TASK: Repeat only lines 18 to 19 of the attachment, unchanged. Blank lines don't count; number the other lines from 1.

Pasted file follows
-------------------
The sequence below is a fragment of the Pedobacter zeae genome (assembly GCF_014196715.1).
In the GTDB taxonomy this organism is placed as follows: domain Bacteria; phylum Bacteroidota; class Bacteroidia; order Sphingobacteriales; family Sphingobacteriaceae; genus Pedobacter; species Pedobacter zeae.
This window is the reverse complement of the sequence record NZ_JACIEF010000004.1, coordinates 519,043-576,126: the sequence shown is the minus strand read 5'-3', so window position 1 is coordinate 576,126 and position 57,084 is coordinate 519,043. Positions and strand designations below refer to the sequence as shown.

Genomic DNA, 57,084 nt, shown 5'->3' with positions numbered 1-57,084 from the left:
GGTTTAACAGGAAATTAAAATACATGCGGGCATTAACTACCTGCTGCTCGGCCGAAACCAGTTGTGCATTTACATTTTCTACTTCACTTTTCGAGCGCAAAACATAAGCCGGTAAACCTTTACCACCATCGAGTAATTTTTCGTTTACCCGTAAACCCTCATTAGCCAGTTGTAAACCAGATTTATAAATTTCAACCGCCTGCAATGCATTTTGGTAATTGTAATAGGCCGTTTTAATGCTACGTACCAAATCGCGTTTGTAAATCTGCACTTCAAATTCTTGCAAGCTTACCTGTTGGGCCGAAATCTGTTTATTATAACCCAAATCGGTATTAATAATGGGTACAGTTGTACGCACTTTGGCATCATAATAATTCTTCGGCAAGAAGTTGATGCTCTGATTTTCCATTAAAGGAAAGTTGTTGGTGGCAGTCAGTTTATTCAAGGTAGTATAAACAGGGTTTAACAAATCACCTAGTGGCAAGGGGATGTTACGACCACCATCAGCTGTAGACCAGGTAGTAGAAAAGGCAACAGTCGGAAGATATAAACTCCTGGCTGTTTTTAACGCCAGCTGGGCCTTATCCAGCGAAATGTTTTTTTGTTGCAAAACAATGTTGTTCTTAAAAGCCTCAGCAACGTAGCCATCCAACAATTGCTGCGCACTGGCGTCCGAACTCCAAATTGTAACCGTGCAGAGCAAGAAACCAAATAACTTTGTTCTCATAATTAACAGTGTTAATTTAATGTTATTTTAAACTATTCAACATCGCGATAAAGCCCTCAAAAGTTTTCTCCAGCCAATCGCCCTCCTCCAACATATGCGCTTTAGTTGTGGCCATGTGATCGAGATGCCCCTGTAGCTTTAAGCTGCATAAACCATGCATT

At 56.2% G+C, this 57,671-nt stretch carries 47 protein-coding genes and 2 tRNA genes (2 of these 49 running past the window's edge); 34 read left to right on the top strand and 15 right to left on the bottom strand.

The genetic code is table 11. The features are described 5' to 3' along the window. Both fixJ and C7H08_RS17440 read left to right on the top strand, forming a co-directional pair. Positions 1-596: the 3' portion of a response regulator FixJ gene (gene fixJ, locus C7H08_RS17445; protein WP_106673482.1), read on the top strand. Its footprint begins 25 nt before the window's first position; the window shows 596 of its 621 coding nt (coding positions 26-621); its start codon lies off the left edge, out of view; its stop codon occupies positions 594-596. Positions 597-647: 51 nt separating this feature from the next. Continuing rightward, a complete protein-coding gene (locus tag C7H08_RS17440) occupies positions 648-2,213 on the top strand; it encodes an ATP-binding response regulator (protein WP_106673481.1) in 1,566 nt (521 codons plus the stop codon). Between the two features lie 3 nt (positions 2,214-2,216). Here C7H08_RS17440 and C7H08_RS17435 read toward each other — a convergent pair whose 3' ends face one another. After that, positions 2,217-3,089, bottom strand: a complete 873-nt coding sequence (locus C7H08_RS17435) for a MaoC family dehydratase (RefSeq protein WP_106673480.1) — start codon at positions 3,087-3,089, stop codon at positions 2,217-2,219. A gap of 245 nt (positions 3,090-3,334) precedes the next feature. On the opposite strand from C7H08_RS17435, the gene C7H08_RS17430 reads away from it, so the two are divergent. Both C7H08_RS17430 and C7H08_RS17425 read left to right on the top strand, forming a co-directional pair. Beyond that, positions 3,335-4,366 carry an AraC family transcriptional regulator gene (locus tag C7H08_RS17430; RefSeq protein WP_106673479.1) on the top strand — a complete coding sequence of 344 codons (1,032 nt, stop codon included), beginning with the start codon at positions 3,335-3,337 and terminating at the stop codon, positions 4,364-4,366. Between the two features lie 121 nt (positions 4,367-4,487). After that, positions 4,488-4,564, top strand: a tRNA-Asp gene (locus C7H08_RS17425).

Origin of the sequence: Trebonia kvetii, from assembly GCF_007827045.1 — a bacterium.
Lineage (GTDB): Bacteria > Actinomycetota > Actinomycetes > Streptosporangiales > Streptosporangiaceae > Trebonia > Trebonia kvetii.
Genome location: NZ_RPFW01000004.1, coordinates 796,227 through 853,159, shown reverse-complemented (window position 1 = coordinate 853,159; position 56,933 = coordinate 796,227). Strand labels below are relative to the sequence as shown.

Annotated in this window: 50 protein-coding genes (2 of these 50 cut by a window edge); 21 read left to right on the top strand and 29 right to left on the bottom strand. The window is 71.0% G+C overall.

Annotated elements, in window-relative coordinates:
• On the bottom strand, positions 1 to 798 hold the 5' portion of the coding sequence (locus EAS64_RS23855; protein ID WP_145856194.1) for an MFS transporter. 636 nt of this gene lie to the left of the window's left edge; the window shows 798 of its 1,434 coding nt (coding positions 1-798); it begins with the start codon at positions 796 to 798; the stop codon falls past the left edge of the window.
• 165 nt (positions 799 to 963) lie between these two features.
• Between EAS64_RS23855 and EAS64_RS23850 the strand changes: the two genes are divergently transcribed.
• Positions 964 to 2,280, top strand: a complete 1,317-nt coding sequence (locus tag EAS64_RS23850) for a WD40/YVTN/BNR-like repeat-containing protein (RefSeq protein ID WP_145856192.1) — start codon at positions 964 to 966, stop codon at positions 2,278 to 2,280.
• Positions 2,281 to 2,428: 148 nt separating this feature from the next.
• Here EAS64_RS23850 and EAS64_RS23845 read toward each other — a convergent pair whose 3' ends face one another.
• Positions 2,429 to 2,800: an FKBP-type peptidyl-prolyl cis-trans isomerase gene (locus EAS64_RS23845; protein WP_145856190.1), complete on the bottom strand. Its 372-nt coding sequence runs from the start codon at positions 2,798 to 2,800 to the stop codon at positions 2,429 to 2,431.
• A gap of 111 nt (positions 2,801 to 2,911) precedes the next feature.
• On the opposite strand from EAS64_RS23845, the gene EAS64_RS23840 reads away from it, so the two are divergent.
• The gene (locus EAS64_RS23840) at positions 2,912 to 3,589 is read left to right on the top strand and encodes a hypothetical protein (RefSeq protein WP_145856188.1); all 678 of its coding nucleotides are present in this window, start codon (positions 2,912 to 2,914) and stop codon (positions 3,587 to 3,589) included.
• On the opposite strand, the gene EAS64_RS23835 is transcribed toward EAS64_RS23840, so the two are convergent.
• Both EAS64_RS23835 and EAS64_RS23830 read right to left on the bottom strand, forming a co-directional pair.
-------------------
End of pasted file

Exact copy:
• Here EAS64_RS23850 and EAS64_RS23845 read toward each other — a convergent pair whose 3' ends face one another.
• Positions 2,429 to 2,800: an FKBP-type peptidyl-prolyl cis-trans isomerase gene (locus EAS64_RS23845; protein WP_145856190.1), complete on the bottom strand. Its 372-nt coding sequence runs from the start codon at positions 2,798 to 2,800 to the stop codon at positions 2,429 to 2,431.